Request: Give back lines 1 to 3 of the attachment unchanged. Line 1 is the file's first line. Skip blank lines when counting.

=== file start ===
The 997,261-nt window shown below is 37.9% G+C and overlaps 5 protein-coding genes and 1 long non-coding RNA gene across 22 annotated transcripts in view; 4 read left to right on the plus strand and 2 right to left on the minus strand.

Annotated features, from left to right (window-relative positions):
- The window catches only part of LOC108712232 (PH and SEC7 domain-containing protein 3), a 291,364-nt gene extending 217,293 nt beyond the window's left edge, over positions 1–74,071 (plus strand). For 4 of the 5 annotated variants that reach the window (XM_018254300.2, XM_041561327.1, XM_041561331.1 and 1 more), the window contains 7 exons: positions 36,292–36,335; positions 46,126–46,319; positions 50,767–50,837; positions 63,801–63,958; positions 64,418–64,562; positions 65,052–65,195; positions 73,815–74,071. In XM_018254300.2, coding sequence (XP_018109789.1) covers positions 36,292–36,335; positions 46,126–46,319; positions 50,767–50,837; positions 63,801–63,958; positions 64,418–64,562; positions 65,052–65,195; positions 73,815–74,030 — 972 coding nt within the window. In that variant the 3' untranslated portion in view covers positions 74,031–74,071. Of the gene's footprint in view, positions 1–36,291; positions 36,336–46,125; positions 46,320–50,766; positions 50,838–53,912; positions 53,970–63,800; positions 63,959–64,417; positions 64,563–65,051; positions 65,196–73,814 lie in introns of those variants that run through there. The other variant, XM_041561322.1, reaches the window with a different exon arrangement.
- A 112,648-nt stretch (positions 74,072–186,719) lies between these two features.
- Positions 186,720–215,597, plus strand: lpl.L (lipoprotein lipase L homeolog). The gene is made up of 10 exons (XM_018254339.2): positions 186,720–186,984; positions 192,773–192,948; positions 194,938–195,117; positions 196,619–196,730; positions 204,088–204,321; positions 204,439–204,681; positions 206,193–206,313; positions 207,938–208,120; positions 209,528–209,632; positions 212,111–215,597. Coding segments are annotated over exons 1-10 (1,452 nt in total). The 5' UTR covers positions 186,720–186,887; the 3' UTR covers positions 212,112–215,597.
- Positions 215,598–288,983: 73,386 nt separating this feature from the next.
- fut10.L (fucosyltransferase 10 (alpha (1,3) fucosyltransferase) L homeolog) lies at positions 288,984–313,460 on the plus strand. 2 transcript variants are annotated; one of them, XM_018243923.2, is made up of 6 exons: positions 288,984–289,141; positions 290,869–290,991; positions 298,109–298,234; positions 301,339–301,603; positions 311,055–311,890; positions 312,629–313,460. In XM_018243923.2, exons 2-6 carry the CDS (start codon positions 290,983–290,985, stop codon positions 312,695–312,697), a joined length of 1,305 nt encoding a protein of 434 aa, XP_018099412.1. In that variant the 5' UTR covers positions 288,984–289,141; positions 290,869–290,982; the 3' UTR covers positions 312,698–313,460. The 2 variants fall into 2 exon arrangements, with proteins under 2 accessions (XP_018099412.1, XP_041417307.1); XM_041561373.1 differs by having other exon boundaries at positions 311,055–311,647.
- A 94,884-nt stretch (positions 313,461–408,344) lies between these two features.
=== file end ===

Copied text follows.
The 997,261-nt window shown below is 37.9% G+C and overlaps 5 protein-coding genes and 1 long non-coding RNA gene across 22 annotated transcripts in view; 4 read left to right on the plus strand and 2 right to left on the minus strand.

Annotated features, from left to right (window-relative positions):
- The window catches only part of LOC108712232 (PH and SEC7 domain-containing protein 3), a 291,364-nt gene extending 217,293 nt beyond the window's left edge, over positions 1–74,071 (plus strand). For 4 of the 5 annotated variants that reach the window (XM_018254300.2, XM_041561327.1, XM_041561331.1 and 1 more), the window contains 7 exons: positions 36,292–36,335; positions 46,126–46,319; positions 50,767–50,837; positions 63,801–63,958; positions 64,418–64,562; positions 65,052–65,195; positions 73,815–74,071. In XM_018254300.2, coding sequence (XP_018109789.1) covers positions 36,292–36,335; positions 46,126–46,319; positions 50,767–50,837; positions 63,801–63,958; positions 64,418–64,562; positions 65,052–65,195; positions 73,815–74,030 — 972 coding nt within the window. In that variant the 3' untranslated portion in view covers positions 74,031–74,071. Of the gene's footprint in view, positions 1–36,291; positions 36,336–46,125; positions 46,320–50,766; positions 50,838–53,912; positions 53,970–63,800; positions 63,959–64,417; positions 64,563–65,051; positions 65,196–73,814 lie in introns of those variants that run through there. The other variant, XM_041561322.1, reaches the window with a different exon arrangement.